The world is gearing up for action on climate change and sustainable
2016, CIFOR research showed how putting landscapes and forests at the fore can
promote integrated action with better outcomes for human well-being, equity and
Stepping up to the new climate and development agenda
Our new ten-year strategy evolved from a deep understanding of the many ways
contributes to sustainable development. Our work is grounded by a three-pillar approach that
spans six thematic work areas, which are aligned with the UN’s 17 Sustainable Development
CIFOR and the SDGs
FOREST & HUMAN WELL-BEING
SUSTAINABLE LANDSCAPES & FOOD
EQUAL OPPORTUNITIES, GENDER, JUSTICE & TENURE
CLIMATE CHANGE, ENERGY & LCD
VALUE CHAINS, FINANCE & INVESTMENTS
FOREST MANAGEMENT & RESTORATION
GLOBAL LANDSCAPES FORUM
CIFOR by the numbers
Pillar 1. Research for impact
204 Journal articles: 60% in Open Access journals
Visit through Google Books:
25% increase from 2015
Pillar 2. Capacity development
Pillar 3. Outreach and engagement
Memoranda of understanding
Letters of agreement
with strong gender focus
events organized or supported, with
times on Forests News
times on Forests News
CIFOR’s contribution to the global policy dialogue gained more international recognition this year.
out of 100 top Climate Think Tanks
International Center for Climate Governance
out of 95 top Environment Policy Think Tanks
Think Tanks and Civil Societies Program: Global Go To Think Tank Index Report
CIFOR and its partners contribute to the following global processes, frameworks, panels and conventions:
CIFOR launched a set of key performance indicators in 2016 to chart our impact through research, capacity development and engagement, and to measure our operational performance.
Where we work
Climate change, energy and low carbon development
Sustainable landscapes & food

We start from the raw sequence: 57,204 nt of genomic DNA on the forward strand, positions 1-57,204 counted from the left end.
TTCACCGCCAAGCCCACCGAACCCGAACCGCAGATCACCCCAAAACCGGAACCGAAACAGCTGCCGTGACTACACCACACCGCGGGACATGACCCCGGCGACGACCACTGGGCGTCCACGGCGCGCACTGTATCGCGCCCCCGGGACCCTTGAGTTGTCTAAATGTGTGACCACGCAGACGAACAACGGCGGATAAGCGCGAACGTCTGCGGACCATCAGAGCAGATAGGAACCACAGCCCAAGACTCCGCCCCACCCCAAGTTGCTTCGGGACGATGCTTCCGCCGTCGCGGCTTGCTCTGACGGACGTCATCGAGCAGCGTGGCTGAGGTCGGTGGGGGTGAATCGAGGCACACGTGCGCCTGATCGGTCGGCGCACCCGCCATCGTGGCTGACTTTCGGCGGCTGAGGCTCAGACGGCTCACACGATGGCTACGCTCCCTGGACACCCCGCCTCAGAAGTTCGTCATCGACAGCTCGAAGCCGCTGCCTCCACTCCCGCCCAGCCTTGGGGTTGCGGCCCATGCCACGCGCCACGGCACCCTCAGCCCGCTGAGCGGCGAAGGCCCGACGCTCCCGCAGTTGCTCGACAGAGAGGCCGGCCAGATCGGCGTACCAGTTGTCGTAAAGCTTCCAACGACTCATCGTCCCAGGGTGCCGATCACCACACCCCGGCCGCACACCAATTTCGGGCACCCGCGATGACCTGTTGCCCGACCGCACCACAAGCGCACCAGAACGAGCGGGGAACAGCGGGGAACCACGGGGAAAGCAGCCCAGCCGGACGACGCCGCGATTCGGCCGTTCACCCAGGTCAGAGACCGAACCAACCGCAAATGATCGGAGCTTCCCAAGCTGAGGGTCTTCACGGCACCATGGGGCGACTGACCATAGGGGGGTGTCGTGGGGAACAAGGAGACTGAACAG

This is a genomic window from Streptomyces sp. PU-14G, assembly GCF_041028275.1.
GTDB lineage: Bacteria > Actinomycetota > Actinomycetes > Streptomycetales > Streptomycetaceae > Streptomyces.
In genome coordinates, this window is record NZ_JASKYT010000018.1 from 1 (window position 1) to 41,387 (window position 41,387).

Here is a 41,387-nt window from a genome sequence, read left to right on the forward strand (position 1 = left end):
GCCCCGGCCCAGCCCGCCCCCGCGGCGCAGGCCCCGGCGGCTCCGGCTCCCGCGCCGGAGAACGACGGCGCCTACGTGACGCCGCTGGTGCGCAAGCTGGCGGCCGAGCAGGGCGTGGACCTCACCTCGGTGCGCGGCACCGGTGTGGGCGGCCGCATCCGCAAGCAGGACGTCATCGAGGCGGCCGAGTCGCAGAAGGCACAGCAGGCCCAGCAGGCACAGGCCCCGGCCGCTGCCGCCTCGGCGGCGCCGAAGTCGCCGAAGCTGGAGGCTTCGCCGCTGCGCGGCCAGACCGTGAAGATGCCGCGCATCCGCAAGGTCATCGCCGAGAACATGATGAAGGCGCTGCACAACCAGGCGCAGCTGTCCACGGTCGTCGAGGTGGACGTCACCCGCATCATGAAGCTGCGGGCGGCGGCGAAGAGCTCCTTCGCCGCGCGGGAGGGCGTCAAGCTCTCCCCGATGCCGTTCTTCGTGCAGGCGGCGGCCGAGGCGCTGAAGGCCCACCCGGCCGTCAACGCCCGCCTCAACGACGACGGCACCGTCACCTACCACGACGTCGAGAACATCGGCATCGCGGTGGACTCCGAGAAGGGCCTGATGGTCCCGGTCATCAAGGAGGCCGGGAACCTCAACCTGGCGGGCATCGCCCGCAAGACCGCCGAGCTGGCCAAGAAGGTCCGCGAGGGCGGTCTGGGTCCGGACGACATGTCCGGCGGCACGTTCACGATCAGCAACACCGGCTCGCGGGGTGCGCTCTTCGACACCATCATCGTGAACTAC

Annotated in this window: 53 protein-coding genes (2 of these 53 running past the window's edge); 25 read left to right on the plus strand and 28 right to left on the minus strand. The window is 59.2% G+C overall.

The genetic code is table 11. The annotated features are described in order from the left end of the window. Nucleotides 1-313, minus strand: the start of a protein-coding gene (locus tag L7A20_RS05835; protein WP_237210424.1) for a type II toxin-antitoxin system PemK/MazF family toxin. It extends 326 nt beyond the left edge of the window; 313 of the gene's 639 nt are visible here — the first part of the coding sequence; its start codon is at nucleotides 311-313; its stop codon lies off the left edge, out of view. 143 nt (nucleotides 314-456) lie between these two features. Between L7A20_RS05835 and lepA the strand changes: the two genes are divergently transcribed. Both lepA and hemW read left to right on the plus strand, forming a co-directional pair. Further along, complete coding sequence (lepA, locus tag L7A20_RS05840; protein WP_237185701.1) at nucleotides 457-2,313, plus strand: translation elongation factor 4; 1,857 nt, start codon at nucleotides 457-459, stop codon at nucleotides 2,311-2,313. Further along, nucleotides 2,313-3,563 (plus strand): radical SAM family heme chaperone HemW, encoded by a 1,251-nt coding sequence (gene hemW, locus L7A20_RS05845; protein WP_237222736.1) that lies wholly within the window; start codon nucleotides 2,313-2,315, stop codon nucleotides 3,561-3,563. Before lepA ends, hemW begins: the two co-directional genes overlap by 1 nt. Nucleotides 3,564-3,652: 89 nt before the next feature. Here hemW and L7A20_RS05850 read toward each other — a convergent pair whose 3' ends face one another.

Forest management & restoration
Forest and human well-being
Equal opportunities, gender, justice and tenure
Value chains, finance and investments
Gender across CIFOR’s work
CIFOR takes a rights-based approach to gender equality. Beyond the simple recognition that failing to understand local-level gender dynamics can skew research findings, we ground our work in the idea that all humans deserve an equal opportunity to thrive. Understanding gender dynamics is both a focus of specific research projects and a key aspect in all of CIFOR’s activities.
Things are still framed in terms of women as victims of climate change. This whole stereotyping needs to shift, and we should really focus on gender quality and women's' empowerment as a goal in their own right, not because victims need to be saved
Under the Paris Agreement, countries are ramping up to meet their climate change commitments while also moving toward their Sustainable Development Goal (SDG) targets. CIFOR is working at the nexus of climate change, energy and low-carbon development to deliver integrated ecological, social and economic information to policy makers and practitioner communities in these countries. We also support, with information, analysis and tools, actors working in the international climate policy arena.
Forest communities have an intimate understanding of their natural resources and can manage them effectively – if they have the rights to their land and gain benefit from forests and trees. Women hold much of this knowledge and, when they are free to make key decisions, can help transform the physical and cultural landscape. And when land and forest tenure laws are clear, local and international investors will help sustainable forest-based enterprises grow.